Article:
February SuperHero: Betty Kutter, PhD
Dr. Betty Kutter received her Ph.D. in biophysics from the University of Rochester, working on the transition from host to viral metabolism after bacteriophage infection of E. coli. In addition to teaching, she has conducted extensive research throughout her time here involving hundreds of Evergreen students and various Evergreen and visiting colleagues. The National Institutes of Health, the National Science Foundation, and The Evergreen State College Foundation have all provided funding to support this work.
Since a 1990 4-month US-USSR Academy of Sciences exchange visit, the Phage Lab's work has expanded to include therapeutic and food-safety applications of bacteriophage. It has also hosted 20 biennial Evergreen International Phage Biology meetings, now drawing about 170 people from 35 countries.
Betty established The Kutter Fund to help make it possible for Evergreen’s younger faculty and students to continue Evergreen's tradition of excellence in microbiology research. RAIN is proud to celebrate her as a SUPERHERO of SCIENCE!
January SuperHero is GUSTAVO PALACIOS
The Superheroes of Science Lecture Series
The Superheroes of Science lecture series takes place at RAIN's home base, "The Wedge". In this series, the speakers have interesting and sometimes unexpected backgrounds in the pursuit of cutting edge science. The storytellers unfold the work they've done and its importance, fantastic failures and lessons learned, their current work, the future of their field, and war stories from the lab. The series originated within the renowned UWT Global Honors Program in September of 2015. Now open to the public, it is a growing event that brings the local science community together, serves as a platform for networking and cross-pollination within the sciences and in the community, and empowers students with the lessons that they can leverage to be successful in their given career path.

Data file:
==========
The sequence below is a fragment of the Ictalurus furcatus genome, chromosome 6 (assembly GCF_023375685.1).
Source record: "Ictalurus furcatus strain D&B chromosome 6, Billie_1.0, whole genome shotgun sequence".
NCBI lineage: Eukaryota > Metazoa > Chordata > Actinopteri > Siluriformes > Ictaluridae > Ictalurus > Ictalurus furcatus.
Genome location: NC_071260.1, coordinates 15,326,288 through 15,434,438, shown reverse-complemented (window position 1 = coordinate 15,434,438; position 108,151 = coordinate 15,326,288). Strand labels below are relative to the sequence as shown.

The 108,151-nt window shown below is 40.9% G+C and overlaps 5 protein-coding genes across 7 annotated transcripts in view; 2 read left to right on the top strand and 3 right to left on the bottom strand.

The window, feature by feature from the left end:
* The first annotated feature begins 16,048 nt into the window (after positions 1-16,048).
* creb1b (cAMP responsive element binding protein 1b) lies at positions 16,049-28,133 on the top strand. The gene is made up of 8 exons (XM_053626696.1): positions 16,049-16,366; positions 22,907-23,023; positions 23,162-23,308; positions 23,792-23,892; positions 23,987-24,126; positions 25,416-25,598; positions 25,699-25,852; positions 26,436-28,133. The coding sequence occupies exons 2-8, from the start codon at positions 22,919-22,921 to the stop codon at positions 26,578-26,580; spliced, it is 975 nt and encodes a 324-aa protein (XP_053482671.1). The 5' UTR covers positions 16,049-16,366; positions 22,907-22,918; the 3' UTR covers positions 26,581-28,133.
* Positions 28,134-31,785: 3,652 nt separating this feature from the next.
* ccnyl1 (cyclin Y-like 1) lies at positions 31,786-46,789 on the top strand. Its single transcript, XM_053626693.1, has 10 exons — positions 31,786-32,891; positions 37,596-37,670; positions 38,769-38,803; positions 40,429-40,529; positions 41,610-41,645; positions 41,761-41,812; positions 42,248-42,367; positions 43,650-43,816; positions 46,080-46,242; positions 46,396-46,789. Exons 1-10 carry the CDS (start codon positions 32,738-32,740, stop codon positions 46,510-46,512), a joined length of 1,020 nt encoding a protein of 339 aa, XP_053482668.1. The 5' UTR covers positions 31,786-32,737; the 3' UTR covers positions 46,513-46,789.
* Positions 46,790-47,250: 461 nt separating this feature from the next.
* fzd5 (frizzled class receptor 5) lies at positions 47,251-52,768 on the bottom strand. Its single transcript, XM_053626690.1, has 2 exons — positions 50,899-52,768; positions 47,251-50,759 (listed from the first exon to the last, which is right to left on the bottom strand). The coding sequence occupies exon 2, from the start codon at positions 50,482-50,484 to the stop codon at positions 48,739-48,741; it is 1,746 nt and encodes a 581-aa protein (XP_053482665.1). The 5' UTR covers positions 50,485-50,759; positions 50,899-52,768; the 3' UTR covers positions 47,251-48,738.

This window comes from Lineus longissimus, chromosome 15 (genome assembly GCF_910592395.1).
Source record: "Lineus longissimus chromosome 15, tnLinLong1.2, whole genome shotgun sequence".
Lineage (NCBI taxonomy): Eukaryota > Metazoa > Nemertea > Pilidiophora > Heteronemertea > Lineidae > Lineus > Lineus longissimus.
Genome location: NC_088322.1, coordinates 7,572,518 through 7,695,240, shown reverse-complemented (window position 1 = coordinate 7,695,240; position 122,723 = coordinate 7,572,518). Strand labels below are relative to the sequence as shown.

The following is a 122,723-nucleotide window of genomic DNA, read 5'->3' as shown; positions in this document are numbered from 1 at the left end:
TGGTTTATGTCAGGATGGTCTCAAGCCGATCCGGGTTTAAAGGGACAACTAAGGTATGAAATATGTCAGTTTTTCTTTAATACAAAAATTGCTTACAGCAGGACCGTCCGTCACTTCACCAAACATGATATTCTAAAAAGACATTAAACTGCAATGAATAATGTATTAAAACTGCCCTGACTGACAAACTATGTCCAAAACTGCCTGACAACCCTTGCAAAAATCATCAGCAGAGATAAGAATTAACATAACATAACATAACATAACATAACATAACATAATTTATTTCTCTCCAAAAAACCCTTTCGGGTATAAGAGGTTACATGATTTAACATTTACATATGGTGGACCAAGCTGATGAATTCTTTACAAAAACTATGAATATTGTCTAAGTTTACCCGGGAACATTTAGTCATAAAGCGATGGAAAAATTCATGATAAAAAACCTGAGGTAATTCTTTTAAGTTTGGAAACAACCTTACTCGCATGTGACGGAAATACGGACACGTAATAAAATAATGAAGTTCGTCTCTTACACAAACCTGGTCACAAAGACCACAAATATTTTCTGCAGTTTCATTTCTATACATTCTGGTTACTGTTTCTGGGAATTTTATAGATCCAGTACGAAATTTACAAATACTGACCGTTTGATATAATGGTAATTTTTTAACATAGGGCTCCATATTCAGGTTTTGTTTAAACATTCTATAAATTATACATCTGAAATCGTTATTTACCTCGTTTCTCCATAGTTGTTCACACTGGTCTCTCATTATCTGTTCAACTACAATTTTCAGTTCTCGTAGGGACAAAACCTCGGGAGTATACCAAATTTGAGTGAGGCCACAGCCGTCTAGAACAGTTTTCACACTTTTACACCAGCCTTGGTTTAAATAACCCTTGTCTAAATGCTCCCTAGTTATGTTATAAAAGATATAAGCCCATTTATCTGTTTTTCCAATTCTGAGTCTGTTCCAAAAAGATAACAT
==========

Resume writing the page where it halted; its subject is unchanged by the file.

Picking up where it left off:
The December SuperHero is:
Dr. Kristi Morgansen
Kristi Morgansen received a BS and a MS in Mechanical Engineering from Boston University, respectively in 1993 and 1994, an S.M. in Applied Mathematics in 1996 from Harvard University and a PhD in Engineering Sciences in 1999 from Harvard University. Until joining the University of Washington, she was first a postdoctoral scholar then a senior research fellow in Control and Dynamical Systems at the California Institute of Technology. She joined the Department of Aeronautics and Astronautics in the summer of 2002.
Professor Morgansen’s research interests focus on nonlinear systems where sensing and actuation are integrated, stability in switched systems with delay, and incorporation of operational constraints such as communication delays in control of multi-vehicle systems. Applications include both traditional autonomous vehicle systems such as fixed-wing aircraft and underwater gliders as well as novel systems such as bio-inspired underwater propulsion, bio-inspired agile flight, human decision making, and neural engineering. The results of this work have been demonstrated in estimation and path planning in unmanned aerial vehicles with limited sensing, vorticity sensing and sensor placement on fixed wing aircraft, landing maneuvers in fruit flies, joint optimization of control and sensing in dynamical systems, and deconfliction and obstacle avoidance in autonomous systems and in biological systems including fish, insects, birds, and bats.